He was a blacksmith by trade and was the foreman foe tempering and sharpening the tools that were used for cutting the blue lime rock used in building the Logan Temple. When the polygamy question came up, he was called on a mission to Saint Johns, Arizona to help colonize and settle the country. He and his wife Mary and family left Logan June 4, 1884. His first wife America Ann and family remained in Logan. They left Logan traveling the main highway through Brigham City, Salt Lake, Provo and Panguich, and then to Little’s Ranch. There they learned the Big Colorado was so high it was impossible to ferry across and as there was plenty of Prairie grass and feed for the oxen, they remained for six weeks. Sometime in July, they left Little’s Ranch and started on. Upon reaching the river, they found it still so swollen the operators of the Ferry wouldn’t attempt to take the ferry across. Finally it was decided to swim the cattle and by tying two boats together, the wagons could be loaded on them. After taking the boats and wagons up stream about a half mile, they started across, but a hard wind struck the cover of the wagon and turned the boats back to the shore they had started from. They then took the boats and wagons back up stream about three-quarters of a mile. This time they removed the covers from the wagons and made it all right. They journeyed on to Winslow, Woodruff, and Snowflake. When they left Salt Lake they turned in the grain they had, received an order for it, and they were able to receive grain and flour along the way as they needed it.

On November 29, 1884, they reached Pima Arizona. They lived in Pima and did Blacksmith work for a while. A little later, they bought a small mill and ground flour. About this time President Christopher Layton moved from Saint David and settled in the upper part of the valley about where Thatcher Arizona is now located. The Birdno family sold their business and bought from President Layton about 160 acres of farm land about half way between where Thatcher and Safford Arizona are now located. Here the family settled until after the children were grown and married.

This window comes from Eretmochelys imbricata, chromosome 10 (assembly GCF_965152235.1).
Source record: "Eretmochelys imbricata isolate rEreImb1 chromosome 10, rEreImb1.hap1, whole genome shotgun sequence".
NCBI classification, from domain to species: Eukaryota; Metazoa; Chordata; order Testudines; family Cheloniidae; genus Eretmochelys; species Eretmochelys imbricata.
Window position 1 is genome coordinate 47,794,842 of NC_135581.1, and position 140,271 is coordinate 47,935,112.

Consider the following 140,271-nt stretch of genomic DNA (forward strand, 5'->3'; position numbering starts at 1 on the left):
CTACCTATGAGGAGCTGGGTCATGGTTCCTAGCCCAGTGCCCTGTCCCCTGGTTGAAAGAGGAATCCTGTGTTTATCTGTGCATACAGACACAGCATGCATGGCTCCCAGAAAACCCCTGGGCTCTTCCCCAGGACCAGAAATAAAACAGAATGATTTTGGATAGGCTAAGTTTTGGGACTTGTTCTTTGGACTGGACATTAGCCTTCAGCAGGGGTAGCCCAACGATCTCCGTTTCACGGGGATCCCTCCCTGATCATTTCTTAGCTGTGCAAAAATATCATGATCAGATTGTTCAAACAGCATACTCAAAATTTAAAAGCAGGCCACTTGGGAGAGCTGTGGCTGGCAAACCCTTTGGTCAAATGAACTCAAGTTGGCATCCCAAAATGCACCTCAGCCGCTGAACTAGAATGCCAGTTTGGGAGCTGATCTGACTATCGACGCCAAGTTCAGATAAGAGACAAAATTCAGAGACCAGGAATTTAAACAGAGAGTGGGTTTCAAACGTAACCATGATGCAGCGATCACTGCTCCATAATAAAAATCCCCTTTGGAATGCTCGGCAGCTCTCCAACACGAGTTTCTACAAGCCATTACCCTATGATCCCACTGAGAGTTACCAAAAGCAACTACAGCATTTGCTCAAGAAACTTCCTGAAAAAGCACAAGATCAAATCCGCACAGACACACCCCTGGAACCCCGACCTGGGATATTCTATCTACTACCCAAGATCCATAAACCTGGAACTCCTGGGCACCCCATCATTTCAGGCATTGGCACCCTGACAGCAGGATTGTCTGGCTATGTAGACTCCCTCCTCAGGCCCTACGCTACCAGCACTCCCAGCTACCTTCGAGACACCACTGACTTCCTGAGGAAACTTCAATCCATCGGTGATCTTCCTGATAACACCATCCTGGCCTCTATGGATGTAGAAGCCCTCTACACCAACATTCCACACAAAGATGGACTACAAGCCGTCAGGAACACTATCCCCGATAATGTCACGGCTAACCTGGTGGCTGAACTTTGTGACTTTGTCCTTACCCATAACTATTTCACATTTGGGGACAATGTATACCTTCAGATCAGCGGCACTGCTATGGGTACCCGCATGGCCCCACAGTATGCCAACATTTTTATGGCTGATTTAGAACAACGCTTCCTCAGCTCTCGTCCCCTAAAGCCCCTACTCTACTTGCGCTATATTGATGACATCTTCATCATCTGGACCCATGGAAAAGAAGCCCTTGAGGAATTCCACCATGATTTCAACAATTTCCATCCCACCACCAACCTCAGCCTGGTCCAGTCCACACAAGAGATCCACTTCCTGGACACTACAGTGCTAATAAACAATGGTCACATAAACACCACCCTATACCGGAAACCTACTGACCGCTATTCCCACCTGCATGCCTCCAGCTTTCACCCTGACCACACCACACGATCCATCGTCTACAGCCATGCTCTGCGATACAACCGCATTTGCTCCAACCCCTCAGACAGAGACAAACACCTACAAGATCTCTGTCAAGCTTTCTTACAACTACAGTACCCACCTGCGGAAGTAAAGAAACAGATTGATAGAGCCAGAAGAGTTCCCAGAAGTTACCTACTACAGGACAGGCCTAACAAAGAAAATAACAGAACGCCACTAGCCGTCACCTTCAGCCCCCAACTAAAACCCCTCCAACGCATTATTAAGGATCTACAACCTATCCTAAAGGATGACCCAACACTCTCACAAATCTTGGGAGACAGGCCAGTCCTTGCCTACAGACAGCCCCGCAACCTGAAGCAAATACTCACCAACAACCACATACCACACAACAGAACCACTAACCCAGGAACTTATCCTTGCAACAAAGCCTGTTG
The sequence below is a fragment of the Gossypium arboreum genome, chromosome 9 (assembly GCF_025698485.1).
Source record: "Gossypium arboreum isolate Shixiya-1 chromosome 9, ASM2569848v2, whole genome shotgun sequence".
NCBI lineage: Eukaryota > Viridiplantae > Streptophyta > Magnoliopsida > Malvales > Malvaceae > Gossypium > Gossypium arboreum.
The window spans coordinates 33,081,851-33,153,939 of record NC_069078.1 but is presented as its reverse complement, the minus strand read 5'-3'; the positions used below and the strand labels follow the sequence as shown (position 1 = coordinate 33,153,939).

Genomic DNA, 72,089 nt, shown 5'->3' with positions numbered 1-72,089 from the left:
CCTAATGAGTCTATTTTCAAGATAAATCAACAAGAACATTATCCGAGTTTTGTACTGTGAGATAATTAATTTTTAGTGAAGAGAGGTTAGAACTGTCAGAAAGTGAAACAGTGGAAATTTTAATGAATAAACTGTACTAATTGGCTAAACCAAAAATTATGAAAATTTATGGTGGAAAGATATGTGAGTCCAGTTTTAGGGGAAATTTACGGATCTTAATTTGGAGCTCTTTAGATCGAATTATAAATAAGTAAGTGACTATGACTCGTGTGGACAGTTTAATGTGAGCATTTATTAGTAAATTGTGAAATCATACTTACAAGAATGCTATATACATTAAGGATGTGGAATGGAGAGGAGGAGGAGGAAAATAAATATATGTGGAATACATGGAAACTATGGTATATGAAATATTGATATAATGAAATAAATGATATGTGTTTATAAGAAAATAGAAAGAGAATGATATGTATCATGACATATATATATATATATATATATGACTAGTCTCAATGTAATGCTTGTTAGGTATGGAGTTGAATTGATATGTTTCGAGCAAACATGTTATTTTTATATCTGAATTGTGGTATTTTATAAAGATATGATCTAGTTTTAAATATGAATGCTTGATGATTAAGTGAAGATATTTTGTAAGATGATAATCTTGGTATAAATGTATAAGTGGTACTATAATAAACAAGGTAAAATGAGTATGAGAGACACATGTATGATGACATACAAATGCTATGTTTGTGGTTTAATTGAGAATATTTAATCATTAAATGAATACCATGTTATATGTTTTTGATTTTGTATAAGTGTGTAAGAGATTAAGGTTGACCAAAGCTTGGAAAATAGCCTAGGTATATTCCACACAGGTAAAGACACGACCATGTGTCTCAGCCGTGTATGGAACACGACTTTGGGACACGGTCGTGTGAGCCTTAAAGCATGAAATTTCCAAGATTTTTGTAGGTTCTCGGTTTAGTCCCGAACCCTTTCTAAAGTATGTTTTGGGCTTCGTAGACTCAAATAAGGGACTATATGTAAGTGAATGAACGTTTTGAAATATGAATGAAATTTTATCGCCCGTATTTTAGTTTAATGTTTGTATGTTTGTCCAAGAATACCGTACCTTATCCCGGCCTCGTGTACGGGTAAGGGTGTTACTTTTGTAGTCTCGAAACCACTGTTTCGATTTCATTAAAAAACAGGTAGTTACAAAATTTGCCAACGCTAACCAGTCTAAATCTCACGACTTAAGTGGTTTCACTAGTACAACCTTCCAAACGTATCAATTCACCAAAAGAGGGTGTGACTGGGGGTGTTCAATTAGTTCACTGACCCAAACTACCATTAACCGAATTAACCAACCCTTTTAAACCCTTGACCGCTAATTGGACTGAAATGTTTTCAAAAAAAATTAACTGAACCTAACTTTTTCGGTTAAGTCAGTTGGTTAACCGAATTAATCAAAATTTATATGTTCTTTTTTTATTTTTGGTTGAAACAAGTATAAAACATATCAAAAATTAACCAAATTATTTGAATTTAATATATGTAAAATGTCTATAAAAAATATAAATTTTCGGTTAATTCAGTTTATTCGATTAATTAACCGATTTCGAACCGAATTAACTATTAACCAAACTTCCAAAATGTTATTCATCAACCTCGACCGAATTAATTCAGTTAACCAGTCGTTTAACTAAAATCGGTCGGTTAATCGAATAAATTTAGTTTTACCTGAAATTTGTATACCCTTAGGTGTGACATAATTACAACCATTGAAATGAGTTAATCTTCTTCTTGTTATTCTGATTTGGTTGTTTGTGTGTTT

David, the fourth son, worked on the farm part time, and together with Charles and George hauled lumber from the Graham Mountains. In 1890 he started driving stage for President Christopher Layton between Bowie and Fort Thomas taking two days to make the trip. He made this run for two years, then took the run from Bowie to Globe for another year. During the three years he drove stage, he never failed to make the run, was never held up, and never more than one hour late on any run. He then quit driving stage and hauled the freight between Wilcox and Globe for several years. During this time, he met Millie May Haws and they were married in Pima, August 29, 1894, with Bishop John Taylor performing the ceremony.

Nehemiah Wood Birdno, father of David William Birdno, was a personal body guard of the Prophet Joseph Smith. Finally when the Prophet was arrested and taken to jail, all his body guards, and friends offered to go to jail in his place, but the Prophet said, No, he would go.

After the mob murdered the Prophet, Nehemiah W. Birdno helped others bury the Prophet in a secret place so the mob would not find his body and take his head.

David William Birdno

 

David William Birdno was born 17 June 1870, in Logan, Utah, to Nehemiah Wood Birdno and Mary Bird Farrell Birdno. To this union six sons were born. David was the fourth.

His father,Nehemiah, was an excellent blacksmith, and received a call from the L.D.S.Church to fill a mission in Arizona as a colonizer and blacksmith in the Joseph City area. The family started for Arizona 4 June 1884. The waters of the Colorado River were so high it took several attempts to get their wagons and cattle across.

By the time they reached Joseph City, the services of a blacksmith had already been acquired. A blacksmith was needed also in the Gila Valley, so they journeyed on, arriving in Pima, 29 November 1884.